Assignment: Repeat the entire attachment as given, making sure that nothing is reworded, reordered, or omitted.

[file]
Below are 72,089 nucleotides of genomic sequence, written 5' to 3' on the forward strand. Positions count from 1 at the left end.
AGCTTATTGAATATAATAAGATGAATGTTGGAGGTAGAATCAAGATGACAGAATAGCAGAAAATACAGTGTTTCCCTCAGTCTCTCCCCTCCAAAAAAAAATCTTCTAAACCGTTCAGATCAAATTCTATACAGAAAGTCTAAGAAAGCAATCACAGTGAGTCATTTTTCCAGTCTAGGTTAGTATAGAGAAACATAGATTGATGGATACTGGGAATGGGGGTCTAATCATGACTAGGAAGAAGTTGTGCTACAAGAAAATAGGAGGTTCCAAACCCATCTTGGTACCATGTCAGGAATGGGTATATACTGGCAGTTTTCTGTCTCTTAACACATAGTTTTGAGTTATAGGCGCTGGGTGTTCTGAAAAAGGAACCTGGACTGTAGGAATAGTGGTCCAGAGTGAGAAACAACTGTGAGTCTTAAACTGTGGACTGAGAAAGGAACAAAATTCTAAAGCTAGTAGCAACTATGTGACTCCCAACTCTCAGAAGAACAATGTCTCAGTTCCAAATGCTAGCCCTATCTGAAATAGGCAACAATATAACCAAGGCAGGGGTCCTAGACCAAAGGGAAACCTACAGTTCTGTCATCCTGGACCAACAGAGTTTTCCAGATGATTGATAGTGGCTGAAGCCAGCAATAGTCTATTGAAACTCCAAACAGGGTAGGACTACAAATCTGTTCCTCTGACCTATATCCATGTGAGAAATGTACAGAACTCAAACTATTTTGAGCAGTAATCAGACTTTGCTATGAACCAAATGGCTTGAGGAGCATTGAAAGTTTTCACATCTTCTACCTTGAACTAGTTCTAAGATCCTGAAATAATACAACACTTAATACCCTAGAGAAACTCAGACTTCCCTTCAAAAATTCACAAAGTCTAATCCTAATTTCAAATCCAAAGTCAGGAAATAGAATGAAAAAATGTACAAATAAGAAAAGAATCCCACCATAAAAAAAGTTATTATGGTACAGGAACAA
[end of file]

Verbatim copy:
Below are 72,089 nucleotides of genomic sequence, written 5' to 3' on the forward strand. Positions count from 1 at the left end.
AGCTTATTGAATATAATAAGATGAATGTTGGAGGTAGAATCAAGATGACAGAATAGCAGAAAATACAGTGTTTCCCTCAGTCTCTCCCCTCCAAAAAAAAATCTTCTAAACCGTTCAGATCAAATTCTATACAGAAAGTCTAAGAAAGCAATCACAGTGAGTCATTTTTCCAGTCTAGGTTAGTATAGAGAAACATAGATTGATGGATACTGGGAATGGGGGTCTAATCATGACTAGGAAGAAGTTGTGCTACAAGAAAATAGGAGGTTCCAAACCCATCTTGGTACCATGTCAGGAATGGGTATATACTGGCAGTTTTCTGTCTCTTAACACATAGTTTTGAGTTATAGGCGCTGGGTGTTCTGAAAAAGGAACCTGGACTGTAGGAATAGTGGTCCAGAGTGAGAAACAACTGTGAGTCTTAAACTGTGGACTGAGAAAGGAACAAAATTCTAAAGCTAGTAGCAACTATGTGACTCCCAACTCTCAGAAGAACAATGTCTCAGTTCCAAATGCTAGCCCTATCTGAAATAGGCAACAATATAACCAAGGCAGGGGTCCTAGACCAAAGGGAAACCTACAGTTCTGTCATCCTGGACCAACAGAGTTTTCCAGATGATTGATAGTGGCTGAAGCCAGCAATAGTCTATTGAAACTCCAAACAGGGTAGGACTACAAATCTGTTCCTCTGACCTATATCCATGTGAGAAATGTACAGAACTCAAACTATTTTGAGCAGTAATCAGACTTTGCTATGAACCAAATGGCTTGAGGAGCATTGAAAGTTTTCACATCTTCTACCTTGAACTAGTTCTAAGATCCTGAAATAATACAACACTTAATACCCTAGAGAAACTCAGACTTCCCTTCAAAAATTCACAAAGTCTAATCCTAATTTCAAATCCAAAGTCAGGAAATAGAATGAAAAAATGTACAAATAAGAAAAGAATCCCACCATAAAAAAAGTTATTATGGTACAGGAACAA